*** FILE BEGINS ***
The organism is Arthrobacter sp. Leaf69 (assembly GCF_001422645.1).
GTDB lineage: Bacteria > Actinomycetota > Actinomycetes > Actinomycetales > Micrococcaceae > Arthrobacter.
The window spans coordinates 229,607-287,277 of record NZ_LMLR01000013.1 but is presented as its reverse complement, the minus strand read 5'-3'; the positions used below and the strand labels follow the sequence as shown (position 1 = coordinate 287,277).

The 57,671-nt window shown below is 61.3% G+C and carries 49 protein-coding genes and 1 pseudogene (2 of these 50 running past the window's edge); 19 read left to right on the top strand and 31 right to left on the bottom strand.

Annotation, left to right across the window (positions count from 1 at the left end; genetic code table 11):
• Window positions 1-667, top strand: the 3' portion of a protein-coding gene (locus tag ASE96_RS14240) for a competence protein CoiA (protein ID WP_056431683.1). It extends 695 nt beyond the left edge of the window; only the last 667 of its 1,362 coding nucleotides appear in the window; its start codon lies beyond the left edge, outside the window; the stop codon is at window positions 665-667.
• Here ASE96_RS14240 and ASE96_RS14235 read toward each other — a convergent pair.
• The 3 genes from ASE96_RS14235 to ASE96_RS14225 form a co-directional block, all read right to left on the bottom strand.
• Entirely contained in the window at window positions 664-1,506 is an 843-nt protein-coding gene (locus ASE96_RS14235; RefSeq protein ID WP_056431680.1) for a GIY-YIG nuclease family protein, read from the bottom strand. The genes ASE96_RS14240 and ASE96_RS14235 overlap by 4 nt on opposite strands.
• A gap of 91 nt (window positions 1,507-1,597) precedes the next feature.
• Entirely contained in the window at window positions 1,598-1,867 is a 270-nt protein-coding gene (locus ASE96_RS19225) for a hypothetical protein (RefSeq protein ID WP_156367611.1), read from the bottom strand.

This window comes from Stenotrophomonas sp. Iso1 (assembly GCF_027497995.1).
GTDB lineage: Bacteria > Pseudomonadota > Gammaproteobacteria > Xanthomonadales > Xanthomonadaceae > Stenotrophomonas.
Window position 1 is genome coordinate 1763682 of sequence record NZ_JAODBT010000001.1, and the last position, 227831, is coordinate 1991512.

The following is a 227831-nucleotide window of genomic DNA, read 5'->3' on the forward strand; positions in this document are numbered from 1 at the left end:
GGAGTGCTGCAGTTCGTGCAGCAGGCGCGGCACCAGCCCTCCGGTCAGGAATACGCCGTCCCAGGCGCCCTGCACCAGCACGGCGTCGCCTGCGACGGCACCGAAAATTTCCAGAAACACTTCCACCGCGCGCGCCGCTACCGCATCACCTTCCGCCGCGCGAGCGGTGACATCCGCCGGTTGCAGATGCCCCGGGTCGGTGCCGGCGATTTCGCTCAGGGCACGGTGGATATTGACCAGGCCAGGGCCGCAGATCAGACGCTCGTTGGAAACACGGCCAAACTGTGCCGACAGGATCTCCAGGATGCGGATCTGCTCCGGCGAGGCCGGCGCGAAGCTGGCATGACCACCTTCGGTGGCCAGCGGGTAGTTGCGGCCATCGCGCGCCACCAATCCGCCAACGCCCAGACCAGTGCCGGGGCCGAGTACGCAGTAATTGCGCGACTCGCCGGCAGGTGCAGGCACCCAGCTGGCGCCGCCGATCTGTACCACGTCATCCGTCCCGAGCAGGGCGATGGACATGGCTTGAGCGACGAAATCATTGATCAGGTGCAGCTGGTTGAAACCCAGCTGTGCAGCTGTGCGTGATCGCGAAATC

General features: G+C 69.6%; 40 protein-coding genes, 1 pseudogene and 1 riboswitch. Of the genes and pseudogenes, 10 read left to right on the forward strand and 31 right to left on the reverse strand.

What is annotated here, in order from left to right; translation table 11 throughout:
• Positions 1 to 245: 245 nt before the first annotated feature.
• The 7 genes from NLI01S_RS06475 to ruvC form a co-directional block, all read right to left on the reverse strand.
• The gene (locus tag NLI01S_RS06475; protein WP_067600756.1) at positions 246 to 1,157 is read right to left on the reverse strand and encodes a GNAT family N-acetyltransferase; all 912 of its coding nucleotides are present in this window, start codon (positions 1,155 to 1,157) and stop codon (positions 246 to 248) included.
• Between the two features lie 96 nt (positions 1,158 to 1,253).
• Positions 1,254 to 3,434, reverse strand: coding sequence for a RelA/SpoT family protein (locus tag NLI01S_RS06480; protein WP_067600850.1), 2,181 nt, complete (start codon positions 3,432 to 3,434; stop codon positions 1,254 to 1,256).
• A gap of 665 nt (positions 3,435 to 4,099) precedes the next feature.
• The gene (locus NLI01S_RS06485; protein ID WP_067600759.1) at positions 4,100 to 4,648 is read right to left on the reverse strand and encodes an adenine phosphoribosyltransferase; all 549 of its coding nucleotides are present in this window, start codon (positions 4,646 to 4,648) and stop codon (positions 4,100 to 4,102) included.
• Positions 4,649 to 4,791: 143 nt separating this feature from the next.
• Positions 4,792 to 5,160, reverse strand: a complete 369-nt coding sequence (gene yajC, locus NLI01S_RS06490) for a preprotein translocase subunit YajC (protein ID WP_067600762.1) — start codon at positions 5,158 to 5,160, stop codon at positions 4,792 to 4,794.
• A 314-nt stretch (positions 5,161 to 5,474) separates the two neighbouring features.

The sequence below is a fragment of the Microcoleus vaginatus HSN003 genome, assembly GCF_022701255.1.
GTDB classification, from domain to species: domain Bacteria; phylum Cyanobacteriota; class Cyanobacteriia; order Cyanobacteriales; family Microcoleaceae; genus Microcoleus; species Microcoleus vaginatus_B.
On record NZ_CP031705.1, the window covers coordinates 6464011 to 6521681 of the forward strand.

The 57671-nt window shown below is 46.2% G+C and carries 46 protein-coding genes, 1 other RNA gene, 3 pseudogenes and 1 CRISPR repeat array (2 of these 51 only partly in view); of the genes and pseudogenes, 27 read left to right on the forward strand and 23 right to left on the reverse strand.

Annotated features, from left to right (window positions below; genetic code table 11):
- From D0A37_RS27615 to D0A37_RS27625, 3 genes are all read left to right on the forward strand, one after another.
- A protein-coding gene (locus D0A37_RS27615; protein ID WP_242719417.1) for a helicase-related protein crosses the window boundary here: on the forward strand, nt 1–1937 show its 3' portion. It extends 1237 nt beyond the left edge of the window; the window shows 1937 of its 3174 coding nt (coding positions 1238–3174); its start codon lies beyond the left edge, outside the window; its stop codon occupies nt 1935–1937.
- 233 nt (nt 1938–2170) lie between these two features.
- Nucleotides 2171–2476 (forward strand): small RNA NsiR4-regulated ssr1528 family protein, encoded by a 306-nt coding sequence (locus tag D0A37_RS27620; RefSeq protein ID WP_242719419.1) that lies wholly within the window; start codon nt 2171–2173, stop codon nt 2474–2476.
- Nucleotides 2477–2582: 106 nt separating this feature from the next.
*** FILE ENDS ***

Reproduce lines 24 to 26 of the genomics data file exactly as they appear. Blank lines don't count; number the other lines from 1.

• A gap of 665 nt (positions 3,435 to 4,099) precedes the next feature.
• The gene (locus NLI01S_RS06485; protein ID WP_067600759.1) at positions 4,100 to 4,648 is read right to left on the reverse strand and encodes an adenine phosphoribosyltransferase; all 549 of its coding nucleotides are present in this window, start codon (positions 4,646 to 4,648) and stop codon (positions 4,100 to 4,102) included.
• Positions 4,649 to 4,791: 143 nt separating this feature from the next.